China's top family planning authority will continue charging social maintenance fees for family planning policy violations, although some experts say the 12-year-old fee is outdated and should be abolished.
The message was delivered at a symposium on Tuesday organised by the National Health and Family Planning Commission.
The response addressed repeated public calls to abolish the fees, which have been blamed for fueling corruption.
"As long as China has the family planning policy, the social maintenance fees will be in place, as they serve to bolster policy implementation," said Song Jian, deputy director of the School of Sociology and Population Studies at Renmin University of China.
China's top decision-makers announced at the end of 2013 the latest loosening of the family planning policy, allowing couples with only one spouse who is an only child to have a second child, but they stressed the country will keep the family planning policy, citing the long-term burden from the nation's population size on socioeconomic development.
In other words, "Couples still cannot decide the family size fully on their own," Yuan Xin, a professor of demographics at Nankai University's Institute of Population and Development.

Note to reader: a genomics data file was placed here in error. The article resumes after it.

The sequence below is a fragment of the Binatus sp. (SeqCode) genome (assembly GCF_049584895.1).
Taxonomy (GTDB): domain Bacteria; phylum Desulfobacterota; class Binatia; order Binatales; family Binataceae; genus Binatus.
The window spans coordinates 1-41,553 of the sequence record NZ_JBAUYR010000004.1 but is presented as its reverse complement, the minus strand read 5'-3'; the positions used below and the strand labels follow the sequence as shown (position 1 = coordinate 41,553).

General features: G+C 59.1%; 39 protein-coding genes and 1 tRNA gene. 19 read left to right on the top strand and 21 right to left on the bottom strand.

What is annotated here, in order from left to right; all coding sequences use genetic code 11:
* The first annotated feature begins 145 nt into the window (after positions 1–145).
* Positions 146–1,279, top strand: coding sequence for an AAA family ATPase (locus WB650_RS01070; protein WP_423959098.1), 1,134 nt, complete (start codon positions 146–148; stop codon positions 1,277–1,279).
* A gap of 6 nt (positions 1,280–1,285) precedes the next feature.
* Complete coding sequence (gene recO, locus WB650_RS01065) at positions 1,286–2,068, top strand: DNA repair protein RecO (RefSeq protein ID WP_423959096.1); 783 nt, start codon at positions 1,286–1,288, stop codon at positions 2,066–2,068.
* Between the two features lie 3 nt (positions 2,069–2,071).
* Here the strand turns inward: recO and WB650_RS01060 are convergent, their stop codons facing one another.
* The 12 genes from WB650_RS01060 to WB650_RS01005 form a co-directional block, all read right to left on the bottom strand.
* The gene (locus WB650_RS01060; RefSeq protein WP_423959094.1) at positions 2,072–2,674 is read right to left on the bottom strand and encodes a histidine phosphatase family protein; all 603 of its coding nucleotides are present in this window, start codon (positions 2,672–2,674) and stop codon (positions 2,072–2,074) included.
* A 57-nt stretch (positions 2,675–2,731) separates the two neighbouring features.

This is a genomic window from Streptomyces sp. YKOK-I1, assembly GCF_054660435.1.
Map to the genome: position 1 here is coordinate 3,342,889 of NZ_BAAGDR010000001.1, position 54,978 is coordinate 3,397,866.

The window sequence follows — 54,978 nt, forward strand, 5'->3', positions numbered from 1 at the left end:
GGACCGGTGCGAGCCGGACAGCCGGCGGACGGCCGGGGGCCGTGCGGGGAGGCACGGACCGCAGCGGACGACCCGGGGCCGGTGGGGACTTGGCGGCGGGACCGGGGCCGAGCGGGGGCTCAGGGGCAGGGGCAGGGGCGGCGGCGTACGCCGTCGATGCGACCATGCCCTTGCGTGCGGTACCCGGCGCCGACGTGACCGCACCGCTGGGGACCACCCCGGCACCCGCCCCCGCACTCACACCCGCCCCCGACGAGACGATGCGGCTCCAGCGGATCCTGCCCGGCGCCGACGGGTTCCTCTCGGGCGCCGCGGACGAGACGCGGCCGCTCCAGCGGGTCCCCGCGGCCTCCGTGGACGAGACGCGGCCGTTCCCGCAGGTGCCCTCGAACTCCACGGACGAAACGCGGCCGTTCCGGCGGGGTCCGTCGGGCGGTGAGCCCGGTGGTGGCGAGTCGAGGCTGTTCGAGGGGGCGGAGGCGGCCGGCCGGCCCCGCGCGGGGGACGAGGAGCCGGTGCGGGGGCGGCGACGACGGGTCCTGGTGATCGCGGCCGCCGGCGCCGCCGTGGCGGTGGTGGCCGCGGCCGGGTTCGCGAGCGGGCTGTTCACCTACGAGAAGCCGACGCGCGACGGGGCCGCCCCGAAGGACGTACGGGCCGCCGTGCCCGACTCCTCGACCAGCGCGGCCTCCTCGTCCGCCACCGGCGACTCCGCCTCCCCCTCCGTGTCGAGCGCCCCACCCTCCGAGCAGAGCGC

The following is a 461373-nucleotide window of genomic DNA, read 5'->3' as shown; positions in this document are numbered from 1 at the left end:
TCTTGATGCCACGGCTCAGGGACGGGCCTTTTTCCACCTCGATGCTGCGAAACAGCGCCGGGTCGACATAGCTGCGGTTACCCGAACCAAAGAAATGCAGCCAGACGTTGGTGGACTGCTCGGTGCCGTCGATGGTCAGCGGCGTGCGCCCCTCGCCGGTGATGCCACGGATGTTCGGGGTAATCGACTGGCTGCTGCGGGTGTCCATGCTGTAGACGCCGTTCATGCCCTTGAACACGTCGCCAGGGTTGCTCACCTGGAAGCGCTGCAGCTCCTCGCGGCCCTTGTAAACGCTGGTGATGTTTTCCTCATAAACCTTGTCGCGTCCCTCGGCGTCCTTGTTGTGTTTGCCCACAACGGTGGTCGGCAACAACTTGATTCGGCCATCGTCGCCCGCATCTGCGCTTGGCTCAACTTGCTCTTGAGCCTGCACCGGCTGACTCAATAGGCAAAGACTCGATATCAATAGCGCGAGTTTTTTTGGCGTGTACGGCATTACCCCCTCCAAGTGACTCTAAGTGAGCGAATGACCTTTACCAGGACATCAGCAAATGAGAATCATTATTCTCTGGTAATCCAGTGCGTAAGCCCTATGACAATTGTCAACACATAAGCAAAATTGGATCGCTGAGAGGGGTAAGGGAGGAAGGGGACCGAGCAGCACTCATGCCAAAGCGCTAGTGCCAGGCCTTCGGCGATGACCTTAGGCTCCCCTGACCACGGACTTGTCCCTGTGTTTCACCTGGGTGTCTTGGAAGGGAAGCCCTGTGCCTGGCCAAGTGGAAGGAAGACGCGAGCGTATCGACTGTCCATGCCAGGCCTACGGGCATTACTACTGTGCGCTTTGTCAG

In that context, "the fees that punish violations won't be abolished," he said.
The commission's spokeswoman, Song Shuli, said no timetable has been established for an overall two-child policy as "that requires further investigation and assessment, given the huge effect from any change to population policies."
Song said fine-tuning the birth rules takes a long time because of the fluid demographic and national situations, and urged patience and tolerance.
Also, the tradition of preferring a boy still exists in some regions of China and the fines could deter violations, Song Jian added.
The social maintenance fee was introduced in 2002 under a regulation issued by the top family planning authority.
That amounts to more than 20 billion yuan ($3.25 billion) annually, expert estimates showed.
The regulation stipulates the fees collected nationwide go into State coffers first and also are used to finance public services and social courses of all kinds at local levels.
Commission spokesman Yao Hongwen said the fees had never been earmarked for the use of family planning work, and thus were never given to family planning administrations.
However, in practice, irregularities did exist, such as a lack of transparency and regional gap in fee standards, he acknowledged.
Because of that, the commission revised the regulation on social maintenance fees, and the draft was sent in late November to the State Council for final approval and promulgation.
The draft states that the annual amount of social maintenance fees should be made public.
In addition, the draft sets a ceiling on fines and social maintenance for couples violating the rules, suggesting penalties should be less than three times the local average annual disposable personal income, to unify standards in different provinces.
Previously, a high-profile case that attracted public attention and triggered a heated debate involved renowned Chinese film director Zhang Yimou.
Zhang was ordered to pay 7.48 million yuan after acknowledging that he and his wife, Chen Ting, had three children before their marriage. He later apologised.